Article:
I am equally outraged by the comments of some of T or C’s school board members: Christine LaFont and Julianne Stroup, two white Christian women, who belong to one of the larger minorities in America and assume white and Christian privileges. In different terms but for essentially the same reason, both oppose an education which includes lessons about historical events and trends, and social movements and developments, of other minorities. They object to the proposal for the new social studies standards because of its emphasis on individual and group identities not white or Christian. I am not going to reply with specific objections; they are too numerous and too pointed.

Ms. LaFont urges: “It’s better to address what’s similar with all Americans. It’s not good to differentiate.” Ms. Stroup adds: “Our country is not a racist country. We have to teach to respect each other. We have civil rights laws that protect everyone from discrimination. We need to teach civics, love and respect. We need to teach how to be color blind.”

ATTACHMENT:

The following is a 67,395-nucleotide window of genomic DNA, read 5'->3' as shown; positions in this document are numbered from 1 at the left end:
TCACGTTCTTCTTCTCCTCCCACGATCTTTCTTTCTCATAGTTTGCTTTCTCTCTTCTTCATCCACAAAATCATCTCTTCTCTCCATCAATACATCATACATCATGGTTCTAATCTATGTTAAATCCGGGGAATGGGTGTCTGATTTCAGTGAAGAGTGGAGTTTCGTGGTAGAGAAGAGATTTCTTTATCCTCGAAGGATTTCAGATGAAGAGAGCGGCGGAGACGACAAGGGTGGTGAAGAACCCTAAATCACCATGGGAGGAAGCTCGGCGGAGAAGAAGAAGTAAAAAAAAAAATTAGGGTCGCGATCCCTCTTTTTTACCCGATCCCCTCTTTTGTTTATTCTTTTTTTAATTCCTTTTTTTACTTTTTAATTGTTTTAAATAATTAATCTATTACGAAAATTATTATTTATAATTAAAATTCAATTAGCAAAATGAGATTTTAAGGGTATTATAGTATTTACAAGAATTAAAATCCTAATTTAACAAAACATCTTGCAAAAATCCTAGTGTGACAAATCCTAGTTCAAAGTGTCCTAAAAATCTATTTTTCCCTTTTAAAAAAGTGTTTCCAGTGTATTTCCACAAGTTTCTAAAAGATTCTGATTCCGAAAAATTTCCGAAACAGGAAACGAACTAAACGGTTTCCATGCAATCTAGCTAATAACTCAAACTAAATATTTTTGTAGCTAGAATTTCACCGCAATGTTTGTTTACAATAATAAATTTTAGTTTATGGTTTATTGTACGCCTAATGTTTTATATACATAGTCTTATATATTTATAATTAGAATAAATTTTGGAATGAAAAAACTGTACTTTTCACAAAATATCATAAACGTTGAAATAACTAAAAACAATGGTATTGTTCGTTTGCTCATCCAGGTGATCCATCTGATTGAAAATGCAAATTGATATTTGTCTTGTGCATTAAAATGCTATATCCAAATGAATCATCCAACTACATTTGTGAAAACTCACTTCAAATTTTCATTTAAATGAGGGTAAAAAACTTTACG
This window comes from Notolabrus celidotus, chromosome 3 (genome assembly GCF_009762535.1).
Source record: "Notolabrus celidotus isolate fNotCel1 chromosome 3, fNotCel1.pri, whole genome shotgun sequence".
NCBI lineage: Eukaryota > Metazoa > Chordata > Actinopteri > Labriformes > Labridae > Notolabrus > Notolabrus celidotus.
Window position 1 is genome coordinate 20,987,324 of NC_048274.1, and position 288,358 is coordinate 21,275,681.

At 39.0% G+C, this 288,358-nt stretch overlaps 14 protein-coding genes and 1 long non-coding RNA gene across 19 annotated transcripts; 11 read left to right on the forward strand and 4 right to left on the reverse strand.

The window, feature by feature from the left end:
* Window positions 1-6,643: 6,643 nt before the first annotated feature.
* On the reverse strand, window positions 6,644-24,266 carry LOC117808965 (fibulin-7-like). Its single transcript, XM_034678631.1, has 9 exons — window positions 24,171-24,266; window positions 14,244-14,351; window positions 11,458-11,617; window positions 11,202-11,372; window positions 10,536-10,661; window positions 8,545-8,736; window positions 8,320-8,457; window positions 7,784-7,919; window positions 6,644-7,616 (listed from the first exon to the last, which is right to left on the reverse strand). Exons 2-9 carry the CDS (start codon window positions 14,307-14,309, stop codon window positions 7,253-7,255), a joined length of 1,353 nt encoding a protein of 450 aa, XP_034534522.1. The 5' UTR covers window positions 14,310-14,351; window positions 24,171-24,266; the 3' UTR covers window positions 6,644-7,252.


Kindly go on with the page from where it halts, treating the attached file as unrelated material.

Their desires for unity and homogeneity, and for mutual respect, are a contradiction and an impossibility. Aside from a shared citizenship, which implies acceptance of the Constitution, the rule of law and equality under the law, little else defines Americans. We are additionally defined by our race, religion, national origin, etc. So mutual respect requires individuals to respect others different from themselves. Disrespect desires blacks, Jews or Palestinians to assimilate or to suppress or conceal racial, religious or national origin aspects of their identity. The only people who want erasure of nonwhite, non-Christian, non-American origin aspects of identity are bigots. Ms. LaFont and Ms. Stroud want standards which, by stressing similarities and eliding differences, desire the erasure of such aspects. What they want will result in a social studies curriculum that enables white, Christian, native-born children to grow up to be bigots and all others to be their victims. This would be the academic equivalent of ethnic cleansing.


This postmortem of a case involving a 75-year-old women who went missing from her home in Hillsboro last September sheds light on the bounds of law enforcement’s capacity to respond, especially in large rural jurisdictions such as Sierra County, and underscores the critical role the public, as well as concerned family and friends, can play in assisting a missing person’s search.